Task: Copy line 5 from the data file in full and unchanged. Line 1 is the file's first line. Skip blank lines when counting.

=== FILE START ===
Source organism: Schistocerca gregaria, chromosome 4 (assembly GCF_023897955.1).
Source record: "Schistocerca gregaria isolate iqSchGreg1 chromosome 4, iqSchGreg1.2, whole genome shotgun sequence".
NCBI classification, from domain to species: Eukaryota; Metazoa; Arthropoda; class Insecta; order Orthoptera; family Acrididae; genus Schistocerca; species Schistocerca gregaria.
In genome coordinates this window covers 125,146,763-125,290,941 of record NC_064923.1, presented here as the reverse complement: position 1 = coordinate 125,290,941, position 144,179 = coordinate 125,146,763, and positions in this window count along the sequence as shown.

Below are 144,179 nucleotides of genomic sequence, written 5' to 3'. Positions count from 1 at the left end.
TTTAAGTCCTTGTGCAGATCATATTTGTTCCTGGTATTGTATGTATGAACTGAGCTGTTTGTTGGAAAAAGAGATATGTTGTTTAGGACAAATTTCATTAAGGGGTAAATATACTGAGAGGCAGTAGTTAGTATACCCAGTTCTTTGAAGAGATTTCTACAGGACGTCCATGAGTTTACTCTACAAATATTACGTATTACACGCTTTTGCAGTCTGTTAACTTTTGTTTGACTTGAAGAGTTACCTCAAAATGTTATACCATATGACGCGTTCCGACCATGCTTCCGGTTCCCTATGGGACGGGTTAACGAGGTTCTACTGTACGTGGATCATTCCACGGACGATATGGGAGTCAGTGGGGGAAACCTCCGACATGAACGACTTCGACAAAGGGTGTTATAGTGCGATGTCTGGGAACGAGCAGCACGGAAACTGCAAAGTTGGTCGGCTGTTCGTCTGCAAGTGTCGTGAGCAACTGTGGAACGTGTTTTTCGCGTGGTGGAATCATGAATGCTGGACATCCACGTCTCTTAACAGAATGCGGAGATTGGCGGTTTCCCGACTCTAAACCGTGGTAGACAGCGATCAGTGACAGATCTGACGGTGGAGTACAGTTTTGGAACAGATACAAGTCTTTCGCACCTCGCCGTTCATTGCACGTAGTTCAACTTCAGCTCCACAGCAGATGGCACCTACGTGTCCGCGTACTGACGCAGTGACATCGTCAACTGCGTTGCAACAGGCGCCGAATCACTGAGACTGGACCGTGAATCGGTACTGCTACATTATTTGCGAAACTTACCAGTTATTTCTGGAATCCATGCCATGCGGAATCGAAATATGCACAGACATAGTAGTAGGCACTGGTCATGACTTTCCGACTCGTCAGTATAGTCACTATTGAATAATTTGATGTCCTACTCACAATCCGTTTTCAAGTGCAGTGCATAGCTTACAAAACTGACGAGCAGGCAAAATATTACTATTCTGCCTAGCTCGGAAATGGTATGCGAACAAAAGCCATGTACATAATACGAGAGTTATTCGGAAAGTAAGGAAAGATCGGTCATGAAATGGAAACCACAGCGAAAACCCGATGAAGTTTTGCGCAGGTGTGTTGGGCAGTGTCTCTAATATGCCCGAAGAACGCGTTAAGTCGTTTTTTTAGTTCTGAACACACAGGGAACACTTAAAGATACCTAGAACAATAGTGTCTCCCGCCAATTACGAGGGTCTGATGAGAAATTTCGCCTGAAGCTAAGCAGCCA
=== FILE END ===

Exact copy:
Below are 144,179 nucleotides of genomic sequence, written 5' to 3'. Positions count from 1 at the left end.